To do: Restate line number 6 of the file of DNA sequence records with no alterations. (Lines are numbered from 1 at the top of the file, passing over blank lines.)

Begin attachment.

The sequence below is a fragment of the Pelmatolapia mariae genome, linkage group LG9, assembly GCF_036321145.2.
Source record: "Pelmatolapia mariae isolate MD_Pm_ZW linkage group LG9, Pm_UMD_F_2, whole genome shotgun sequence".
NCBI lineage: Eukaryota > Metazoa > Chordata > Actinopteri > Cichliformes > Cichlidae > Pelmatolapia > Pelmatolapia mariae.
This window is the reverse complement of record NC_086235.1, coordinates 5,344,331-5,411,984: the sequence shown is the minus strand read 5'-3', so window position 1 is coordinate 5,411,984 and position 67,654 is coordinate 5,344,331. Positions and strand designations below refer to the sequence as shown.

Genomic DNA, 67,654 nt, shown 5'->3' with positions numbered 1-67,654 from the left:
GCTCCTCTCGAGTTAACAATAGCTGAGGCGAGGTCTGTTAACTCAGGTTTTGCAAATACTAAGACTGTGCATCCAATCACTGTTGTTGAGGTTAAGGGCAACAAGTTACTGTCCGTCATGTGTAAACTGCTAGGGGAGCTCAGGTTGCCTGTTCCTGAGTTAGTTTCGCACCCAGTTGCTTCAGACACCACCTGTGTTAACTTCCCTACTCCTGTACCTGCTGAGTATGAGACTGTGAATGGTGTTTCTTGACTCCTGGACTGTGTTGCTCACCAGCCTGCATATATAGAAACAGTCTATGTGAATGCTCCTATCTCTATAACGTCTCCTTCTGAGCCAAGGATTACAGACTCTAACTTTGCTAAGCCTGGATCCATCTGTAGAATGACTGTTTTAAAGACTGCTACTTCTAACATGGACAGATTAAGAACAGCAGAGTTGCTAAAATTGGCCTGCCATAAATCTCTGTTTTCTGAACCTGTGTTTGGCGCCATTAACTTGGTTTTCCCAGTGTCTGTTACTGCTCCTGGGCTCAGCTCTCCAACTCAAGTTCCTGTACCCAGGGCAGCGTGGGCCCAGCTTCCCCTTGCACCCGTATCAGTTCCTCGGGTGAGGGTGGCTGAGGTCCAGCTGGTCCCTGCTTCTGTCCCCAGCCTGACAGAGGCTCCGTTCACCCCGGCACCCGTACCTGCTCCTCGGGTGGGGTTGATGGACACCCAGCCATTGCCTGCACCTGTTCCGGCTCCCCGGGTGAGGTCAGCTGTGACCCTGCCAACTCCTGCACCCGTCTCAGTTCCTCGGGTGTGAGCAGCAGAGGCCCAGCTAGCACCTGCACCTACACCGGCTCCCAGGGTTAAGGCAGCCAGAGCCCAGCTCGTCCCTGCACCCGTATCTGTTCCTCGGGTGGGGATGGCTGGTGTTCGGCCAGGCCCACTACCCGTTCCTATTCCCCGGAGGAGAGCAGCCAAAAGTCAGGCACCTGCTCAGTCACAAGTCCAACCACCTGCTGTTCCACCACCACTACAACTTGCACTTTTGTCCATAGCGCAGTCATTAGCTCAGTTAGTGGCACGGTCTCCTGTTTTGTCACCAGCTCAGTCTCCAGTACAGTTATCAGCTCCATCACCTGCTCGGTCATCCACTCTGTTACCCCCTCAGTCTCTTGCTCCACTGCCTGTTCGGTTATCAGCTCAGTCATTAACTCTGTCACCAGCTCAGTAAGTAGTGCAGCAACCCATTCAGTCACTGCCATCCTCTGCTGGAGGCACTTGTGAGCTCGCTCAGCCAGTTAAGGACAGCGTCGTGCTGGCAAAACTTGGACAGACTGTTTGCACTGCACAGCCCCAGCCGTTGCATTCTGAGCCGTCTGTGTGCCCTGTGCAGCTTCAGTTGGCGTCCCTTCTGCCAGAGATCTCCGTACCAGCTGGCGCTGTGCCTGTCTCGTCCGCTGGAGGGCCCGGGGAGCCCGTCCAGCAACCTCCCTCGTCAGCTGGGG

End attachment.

GCTCCTCTCGAGTTAACAATAGCTGAGGCGAGGTCTGTTAACTCAGGTTTTGCAAATACTAAGACTGTGCATCCAATCACTGTTGTTGAGGTTAAGGGCAACAAGTTACTGTCCGTCATGTGTAAACTGCTAGGGGAGCTCAGGTTGCCTGTTCCTGAGTTAGTTTCGCACCCAGTTGCTTCAGACACCACCTGTGTTAACTTCCCTACTCCTGTACCTGCTGAGTATGAGACTGTGAATGGTGTTTCTTGACTCCTGGACTGTGTTGCTCACCAGCCTGCATATATAGAAACAGTCTATGTGAATGCTCCTATCTCTATAACGTCTCCTTCTGAGCCAAGGATTACAGACTCTAACTTTGCTAAGCCTGGATCCATCTGTAGAATGACTGTTTTAAAGACTGCTACTTCTAACATGGACAGATTAAGAACAGCAGAGTTGCTAAAATTGGCCTGCCATAAATCTCTGTTTTCTGAACCTGTGTTTGGCGCCATTAACTTGGTTTTCCCAGTGTCTGTTACTGCTCCTGGGCTCAGCTCTCCAACTCAAGTTCCTGTACCCAGGGCAGCGTGGGCCCAGCTTCCCCTTGCACCCGTATCAGTTCCTCGGGTGAGGGTGGCTGAGGTCCAGCTGGTCCCTGCTTCTGTCCCCAGCCTGACAGAGGCTCCGTTCACCCCGGCACCCGTACCTGCTCCTCGGGTGGGGTTGATGGACACCCAGCCATTGCCTGCACCTGTTCCGGCTCCCCGGGTGAGGTCAGCTGTGACCCTGCCAACTCCTGCACCCGTCTCAGTTCCTCGGGTGTGAGCAGCAGAGGCCCAGCTAGCACCTGCACCTACACCGGCTCCCAGGGTTAAGGCAGCCAGAGCCCAGCTCGTCCCTGCACCCGTATCTGTTCCTCGGGTGGGGATGGCTGGTGTTCGGCCAGGCCCACTACCCGTTCCTATTCCCCGGAGGAGAGCAGCCAAAAGTCAGGCACCTGCTCAGTCACAAGTCCAACCACCTGCTGTTCCACCACCACTACAACTTGCACTTTTGTCCATAGCGCAGTCATTAGCTCAGTTAGTGGCACGGTCTCCTGTTTTGTCACCAGCTCAGTCTCCAGTACAGTTATCAGCTCCATCACCTGCTCGGTCATCCACTCTGTTACCCCCTCAGTCTCTTGCTCCACTGCCTGTTCGGTTATCAGCTCAGTCATTAACTCTGTCACCAGCTCAGTAAGTAGTGCAGCAACCCATTCAGTCACTGCCATCCTCTGCTGGAGGCACTTGTGAGCTCGCTCAGCCAGTTAAGGACAGCGTCGTGCTGGCAAAACTTGGACAGACTGTTTGCACTGCACAGCCCCAGCCGTTGCATTCTGAGCCGTCTGTGTGCCCTGTGCAGCTTCAGTTGGCGTCCCTTCTGCCAGAGATCTCCGTACCAGCTGGCGCTGTGCCTGTCTCGTCCGCTGGAGGGCCCGGGGAGCCCGTCCAGCAACCTCCCTCGTCAGCTGGGG